Directed by Edward Yang | Starring : Chin Tsai, Hsiao-hsien Hou, I-Chen Ko, Nien-Jen Wu, Hsiu-Ling Lin | Presented at Febio Film Festival, Thessaloniki Film Festival

童年往事 | A Time to Live, a Time to Die

A Time to Live and a Time to Die

Hou Xiaoxian’s overwhelmingly moving film is at least 70% autobiographical: these are remembered scenes from his own mischievous childhood and near-delinquent adolescence, and the fact that he speaks the opening and closing voice-overs himself confirms the intimacy and candour of the memories. But this is also the story of an entire generation, the generation of Mainland Chinese who settled in Taiwan in the late 1940s and then found themselves unable to return home after the Communist victory of 1949. A story then, of displaced persons and displaced emotions, in which traditional family bonds suffer the pressures of exile and social change and begin to crack under the strain. It’s a story never before told on film, and certainly never visualised in images of such measured warmth and beauty.

Directed by Hsiao-hsien Hou | Starring : Feng Tien, Fang Mei, Ru-Yun Tang, Ai Hsiao, Ann-Shuin Yiu | Presented at Berlin Film Festival, New York Film Festival, Torino Film Festival, Hawaii Film Festival, Rotterdam Film Festival, Buenos Aires Film Festival, Thessaloniki Film Festival

冬冬的假期 | A Summer at Grandpa’s

A Summer at Grandpa's

In Hou Hsiao-hsien’s early film, an eleven year-old Taipei boy, Tung-Tung and his 4-year old sister Ting-Ting are sent to the country to spend the summer with their grandparents after their mother falls ill. The children’s summer is delightfully carefree, but the adult world slowly encroaches on their play. Their uncle impregnates a girl but falls in love with a different girl, and two of his pals are wanted for robbing and beating a pair of motorists. A developmentally disabled neighbor causes more controversy, but also rescues Ting-Ting from an oncoming train (she’s stuck there due to a thoughtless prank played on her by her brother and his friends). And Tung-Tung worries over his mother, hoping for news of her recovery.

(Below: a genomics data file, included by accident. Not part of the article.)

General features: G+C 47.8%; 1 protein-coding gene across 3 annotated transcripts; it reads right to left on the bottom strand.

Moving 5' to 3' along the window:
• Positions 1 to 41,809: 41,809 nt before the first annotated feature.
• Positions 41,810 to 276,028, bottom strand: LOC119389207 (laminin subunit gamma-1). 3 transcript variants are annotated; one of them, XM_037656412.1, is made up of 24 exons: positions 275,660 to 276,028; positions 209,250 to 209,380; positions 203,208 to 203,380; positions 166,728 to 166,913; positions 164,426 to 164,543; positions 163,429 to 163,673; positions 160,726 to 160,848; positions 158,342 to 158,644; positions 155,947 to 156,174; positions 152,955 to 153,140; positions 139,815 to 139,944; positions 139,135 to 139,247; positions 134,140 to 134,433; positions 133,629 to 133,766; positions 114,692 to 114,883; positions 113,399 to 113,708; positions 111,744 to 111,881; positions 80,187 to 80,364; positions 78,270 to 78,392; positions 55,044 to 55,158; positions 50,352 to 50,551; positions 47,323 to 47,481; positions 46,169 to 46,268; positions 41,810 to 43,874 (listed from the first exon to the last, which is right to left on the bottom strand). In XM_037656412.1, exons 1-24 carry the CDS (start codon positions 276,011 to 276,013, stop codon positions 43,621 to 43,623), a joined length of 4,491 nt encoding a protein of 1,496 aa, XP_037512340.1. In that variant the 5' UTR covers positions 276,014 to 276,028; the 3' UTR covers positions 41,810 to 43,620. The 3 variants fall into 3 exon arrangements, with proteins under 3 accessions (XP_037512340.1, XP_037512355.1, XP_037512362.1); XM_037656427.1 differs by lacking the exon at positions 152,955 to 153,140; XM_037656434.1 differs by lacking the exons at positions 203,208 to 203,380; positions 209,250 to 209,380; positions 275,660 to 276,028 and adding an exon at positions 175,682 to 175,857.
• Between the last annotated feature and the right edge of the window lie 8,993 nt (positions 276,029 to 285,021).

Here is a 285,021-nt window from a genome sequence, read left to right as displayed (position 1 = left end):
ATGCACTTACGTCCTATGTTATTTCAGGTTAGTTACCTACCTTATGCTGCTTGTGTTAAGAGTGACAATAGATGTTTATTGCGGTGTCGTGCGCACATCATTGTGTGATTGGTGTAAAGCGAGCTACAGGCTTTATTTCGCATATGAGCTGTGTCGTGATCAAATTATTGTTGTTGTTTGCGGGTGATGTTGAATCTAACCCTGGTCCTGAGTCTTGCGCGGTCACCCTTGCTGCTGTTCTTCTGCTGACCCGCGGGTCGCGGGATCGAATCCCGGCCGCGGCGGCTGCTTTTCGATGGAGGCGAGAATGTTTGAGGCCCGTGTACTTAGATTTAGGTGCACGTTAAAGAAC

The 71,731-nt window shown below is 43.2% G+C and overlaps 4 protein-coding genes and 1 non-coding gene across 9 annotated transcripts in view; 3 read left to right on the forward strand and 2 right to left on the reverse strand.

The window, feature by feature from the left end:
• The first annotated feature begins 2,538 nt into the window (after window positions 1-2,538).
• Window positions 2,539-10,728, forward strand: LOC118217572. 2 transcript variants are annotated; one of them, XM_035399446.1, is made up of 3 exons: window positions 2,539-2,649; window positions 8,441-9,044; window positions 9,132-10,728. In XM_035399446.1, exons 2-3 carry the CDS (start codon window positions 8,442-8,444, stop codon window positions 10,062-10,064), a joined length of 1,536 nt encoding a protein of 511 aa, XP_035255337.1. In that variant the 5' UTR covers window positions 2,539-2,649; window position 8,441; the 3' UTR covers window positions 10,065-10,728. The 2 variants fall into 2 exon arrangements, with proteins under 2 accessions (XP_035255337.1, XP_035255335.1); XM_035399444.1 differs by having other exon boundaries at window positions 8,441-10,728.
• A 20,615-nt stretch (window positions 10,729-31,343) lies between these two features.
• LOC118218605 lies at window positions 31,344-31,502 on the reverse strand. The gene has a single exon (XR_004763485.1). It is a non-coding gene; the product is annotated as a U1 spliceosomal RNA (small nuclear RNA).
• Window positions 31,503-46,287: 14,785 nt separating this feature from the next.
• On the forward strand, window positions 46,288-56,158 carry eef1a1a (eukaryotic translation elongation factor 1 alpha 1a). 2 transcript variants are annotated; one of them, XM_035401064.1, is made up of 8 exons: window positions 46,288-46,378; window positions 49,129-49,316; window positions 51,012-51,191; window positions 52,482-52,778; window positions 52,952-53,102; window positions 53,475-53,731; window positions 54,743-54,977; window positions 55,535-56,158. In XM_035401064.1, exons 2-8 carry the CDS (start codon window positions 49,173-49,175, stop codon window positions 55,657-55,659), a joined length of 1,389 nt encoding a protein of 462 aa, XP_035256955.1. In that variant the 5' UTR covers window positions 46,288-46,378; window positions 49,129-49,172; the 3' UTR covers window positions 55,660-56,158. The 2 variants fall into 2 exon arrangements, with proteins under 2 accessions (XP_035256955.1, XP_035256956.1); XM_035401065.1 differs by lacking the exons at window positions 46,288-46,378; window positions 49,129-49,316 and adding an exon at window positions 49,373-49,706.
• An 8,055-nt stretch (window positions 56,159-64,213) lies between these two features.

Directed by Hsiao-hsien Hou | Starring : Wong Kai-Gwong, Shuzhen Li, Ching-kuo Yan, Bor Jeng Chen, Hsiu-Ling Lin | Presented at Locarno Film Festival, Nantes Film Festival, Buenos Aires Film Festival, Thessaloniki Film Festival

海滩的一天 | That Day, on the Beach

That Day on the Beach

Shot by Christopher Doyle, this contemporary epic about the position of women in Taiwanese society helped change the face of Taiwanese film. Two women – Lin Chia-li and Tan – meet after many years. Tan, a famous concert pianist, was once engaged to Lin Chia-li’s brother, but parental opposition broke up the romance; Lin Chia-li, on the other hand, defied her parents and married for love. Her marriage is far from happy however. As with Yang’s other films, the characters are paralyzed by the conflicting forces of modernity and tradition, a battle that wages both outside and within them, especially in the case of Lin Chia-li. Her rejection of a tradition she saw as oppressive has only left her feeling strangely empty. For many critics, That Day, on the Beach is the widest ranging look at what it means to be a woman in contemporary Taiwan. “The subtlety of Yang and Chang merge together to form an irresistible emotional force”

Directed by Edward Yang | Starring : Sylvia Chang, Terry Hu, Ming Hsu, Lieh Li, Fang Mei | Presented at Toronto Film Festival, Melbourne Film Festival